Thanks to Feydeau and his followers, we tend to think of farce as the most sex-fuelled of genres, full of randy bourgeois types, bent on bedding one another, who desperately struggle to keep up a front of respectability as the frenzy mounts and their reputations disintegrate with a hurtling, remorseless logic. The improprieties are a good deal less priapic and the pace considerably gentler in the work of Ben Travers, whose 1927 Aldwych farce is now engagingly revived at the Park Theatre by Eleanor Rhode for Snapdragon Productions in Clive Francis's new adaptation.
Attempted hanky-panky may start the ball rolling but the comedy here is essentially about as lust-driven as the plots in P G Wodehouse whose world it recalls in its assembly of silly-asses and dragon dowagers. Sir Hector Benbow, a baronet and Master of Foxhounds, is planning to have supper with a South Molton Street shop girl who has caught his eye. The unexpected return of his redoubtable wife puts paid to that idea and in attempting to help his uncle out of this scrape, Ronny, the likeable chump of a nephew, keeps arousing the wrath of his suspicious fiancee, Kitty, Sir Hector's ward.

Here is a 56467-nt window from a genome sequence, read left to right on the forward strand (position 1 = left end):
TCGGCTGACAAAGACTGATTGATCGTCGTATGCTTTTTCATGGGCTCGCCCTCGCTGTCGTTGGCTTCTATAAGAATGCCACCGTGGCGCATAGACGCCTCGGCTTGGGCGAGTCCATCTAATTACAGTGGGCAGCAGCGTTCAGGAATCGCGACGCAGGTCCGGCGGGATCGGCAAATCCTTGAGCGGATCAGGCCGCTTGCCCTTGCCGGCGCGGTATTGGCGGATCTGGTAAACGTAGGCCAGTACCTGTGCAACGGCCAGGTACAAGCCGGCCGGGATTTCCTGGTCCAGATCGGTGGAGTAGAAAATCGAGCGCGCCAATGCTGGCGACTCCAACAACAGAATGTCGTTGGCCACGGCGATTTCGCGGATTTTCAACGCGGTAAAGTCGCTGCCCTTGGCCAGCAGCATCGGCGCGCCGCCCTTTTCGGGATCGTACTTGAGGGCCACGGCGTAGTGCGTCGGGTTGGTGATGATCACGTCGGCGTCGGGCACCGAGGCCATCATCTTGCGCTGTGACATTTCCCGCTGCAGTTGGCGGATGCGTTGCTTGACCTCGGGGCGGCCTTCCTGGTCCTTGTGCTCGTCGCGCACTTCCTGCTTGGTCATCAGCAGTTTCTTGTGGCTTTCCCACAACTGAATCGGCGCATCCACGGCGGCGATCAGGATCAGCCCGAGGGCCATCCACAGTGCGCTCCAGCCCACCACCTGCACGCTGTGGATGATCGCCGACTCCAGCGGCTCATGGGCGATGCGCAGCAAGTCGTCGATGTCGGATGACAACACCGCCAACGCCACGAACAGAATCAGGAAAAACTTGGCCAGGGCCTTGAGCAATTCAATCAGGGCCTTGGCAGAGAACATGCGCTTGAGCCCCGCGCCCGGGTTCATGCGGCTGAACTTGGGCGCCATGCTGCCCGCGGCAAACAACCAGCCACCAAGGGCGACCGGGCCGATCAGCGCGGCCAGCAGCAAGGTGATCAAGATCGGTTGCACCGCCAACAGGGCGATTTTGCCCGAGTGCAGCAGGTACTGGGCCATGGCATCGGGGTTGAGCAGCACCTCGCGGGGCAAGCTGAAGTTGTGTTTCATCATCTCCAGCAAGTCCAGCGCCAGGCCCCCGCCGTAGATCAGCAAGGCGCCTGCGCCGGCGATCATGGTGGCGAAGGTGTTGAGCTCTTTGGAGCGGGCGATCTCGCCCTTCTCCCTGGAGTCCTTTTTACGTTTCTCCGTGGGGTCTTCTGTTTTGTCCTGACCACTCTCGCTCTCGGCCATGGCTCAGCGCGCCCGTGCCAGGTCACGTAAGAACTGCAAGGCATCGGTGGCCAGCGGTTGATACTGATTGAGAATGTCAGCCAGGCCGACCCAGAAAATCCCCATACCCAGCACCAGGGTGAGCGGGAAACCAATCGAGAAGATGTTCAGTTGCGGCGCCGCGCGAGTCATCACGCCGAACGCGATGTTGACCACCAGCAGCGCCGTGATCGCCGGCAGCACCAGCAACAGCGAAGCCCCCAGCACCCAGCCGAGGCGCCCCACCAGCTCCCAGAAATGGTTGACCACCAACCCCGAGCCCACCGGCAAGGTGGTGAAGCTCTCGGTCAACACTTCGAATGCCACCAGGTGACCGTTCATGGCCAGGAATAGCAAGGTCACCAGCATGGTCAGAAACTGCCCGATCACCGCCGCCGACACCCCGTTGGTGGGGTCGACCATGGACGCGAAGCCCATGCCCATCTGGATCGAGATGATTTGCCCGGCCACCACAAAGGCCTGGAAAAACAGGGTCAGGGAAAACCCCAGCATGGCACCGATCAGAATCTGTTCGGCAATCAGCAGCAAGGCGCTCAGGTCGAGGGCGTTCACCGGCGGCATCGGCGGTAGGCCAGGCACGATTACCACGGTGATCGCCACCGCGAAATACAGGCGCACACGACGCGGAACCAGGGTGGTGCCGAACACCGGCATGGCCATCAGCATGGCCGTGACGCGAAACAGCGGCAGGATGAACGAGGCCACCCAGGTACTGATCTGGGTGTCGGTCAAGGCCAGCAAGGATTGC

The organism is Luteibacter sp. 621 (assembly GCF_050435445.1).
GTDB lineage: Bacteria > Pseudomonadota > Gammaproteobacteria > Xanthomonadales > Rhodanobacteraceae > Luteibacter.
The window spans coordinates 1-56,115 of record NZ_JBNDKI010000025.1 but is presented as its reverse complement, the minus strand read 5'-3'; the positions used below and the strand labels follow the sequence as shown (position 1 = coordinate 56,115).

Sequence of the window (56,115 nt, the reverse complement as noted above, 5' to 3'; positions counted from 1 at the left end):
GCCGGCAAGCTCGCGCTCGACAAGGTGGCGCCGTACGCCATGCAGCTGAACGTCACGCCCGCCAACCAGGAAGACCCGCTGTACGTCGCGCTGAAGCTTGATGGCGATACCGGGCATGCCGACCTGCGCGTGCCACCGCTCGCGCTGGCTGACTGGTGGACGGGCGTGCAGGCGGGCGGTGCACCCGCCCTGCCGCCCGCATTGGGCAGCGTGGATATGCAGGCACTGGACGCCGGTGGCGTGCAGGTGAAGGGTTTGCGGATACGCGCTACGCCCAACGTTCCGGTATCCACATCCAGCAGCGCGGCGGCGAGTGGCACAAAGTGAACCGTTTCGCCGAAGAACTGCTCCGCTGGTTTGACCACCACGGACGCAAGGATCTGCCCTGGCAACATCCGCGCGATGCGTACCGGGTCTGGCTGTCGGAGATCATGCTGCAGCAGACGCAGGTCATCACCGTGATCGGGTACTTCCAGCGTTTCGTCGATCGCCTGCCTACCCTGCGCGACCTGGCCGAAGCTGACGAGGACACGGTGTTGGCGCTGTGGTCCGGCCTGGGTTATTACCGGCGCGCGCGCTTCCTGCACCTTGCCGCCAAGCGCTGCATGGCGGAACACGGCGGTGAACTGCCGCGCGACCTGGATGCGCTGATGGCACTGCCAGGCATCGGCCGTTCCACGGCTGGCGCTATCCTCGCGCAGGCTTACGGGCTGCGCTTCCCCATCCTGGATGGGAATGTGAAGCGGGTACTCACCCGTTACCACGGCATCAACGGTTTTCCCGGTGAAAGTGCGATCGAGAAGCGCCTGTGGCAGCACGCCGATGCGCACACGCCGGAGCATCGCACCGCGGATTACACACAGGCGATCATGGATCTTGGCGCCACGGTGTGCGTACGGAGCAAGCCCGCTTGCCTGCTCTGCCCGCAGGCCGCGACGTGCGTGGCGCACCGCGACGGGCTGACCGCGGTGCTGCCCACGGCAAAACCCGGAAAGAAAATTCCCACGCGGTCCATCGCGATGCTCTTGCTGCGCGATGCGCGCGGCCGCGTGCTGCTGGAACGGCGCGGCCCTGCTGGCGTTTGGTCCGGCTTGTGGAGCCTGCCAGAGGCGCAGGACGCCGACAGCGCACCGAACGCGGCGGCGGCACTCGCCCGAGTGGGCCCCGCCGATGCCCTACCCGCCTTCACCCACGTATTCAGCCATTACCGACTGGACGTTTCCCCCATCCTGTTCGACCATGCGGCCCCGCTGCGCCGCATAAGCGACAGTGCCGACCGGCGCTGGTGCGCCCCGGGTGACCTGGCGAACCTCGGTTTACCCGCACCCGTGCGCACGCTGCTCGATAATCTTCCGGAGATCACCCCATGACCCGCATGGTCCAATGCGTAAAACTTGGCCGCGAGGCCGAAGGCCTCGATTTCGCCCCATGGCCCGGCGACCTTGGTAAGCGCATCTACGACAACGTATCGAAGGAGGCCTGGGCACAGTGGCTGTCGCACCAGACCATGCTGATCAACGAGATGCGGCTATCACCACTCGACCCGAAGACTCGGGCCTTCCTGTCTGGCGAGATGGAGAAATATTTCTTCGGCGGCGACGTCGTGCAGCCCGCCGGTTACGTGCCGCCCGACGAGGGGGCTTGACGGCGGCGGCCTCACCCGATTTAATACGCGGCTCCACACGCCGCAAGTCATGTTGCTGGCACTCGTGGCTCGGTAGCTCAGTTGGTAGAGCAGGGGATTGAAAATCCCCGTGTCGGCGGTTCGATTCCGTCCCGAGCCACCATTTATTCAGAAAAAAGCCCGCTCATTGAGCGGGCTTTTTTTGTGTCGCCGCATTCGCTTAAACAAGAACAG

The plot is even creakier than the eponymous country house (just sold to the nouveau riche Mrs Frush) to which the entire cast repair in the final act to investigate complaints about ghostly goings-on. It's the dottiness of the cross-talk and the attractive idiocy of the situations rather than any sense of genuinely escalating mayhem (the spookiness doesn't arise from anything that's gone before) that give the play its period charm. Not all of Rhode's company look to be on the right wavelength, however, and, at times, the production feels strained and effortful. But, fingers splayed and torso twisted in the permanent suppression of panic, James Dutton is spot-on and delectably funny as the plucky, vacuous Ronny, forming an endearing double-act with Clive Francis's excellent Sir Hector, a monocled, cowardly old roue whose default operation would seem to be backing surreptitiously away from his spouse (a boomingly commanding Mary Keegan).
The scene in which, during a thunderstorm-ridden night, the two men have to share a bed in the possibly haunted room at Thark is a classic piece of blissful tomfoolery, with Andrew Jarvis hilarious as the creepy butler whose surname, Death, is relatively soothing compared to the sinister repertoire of groans, hisses and disarmingly sudden glares to which he treats the guests. An entertaining show, if lightweight and insubstantial.
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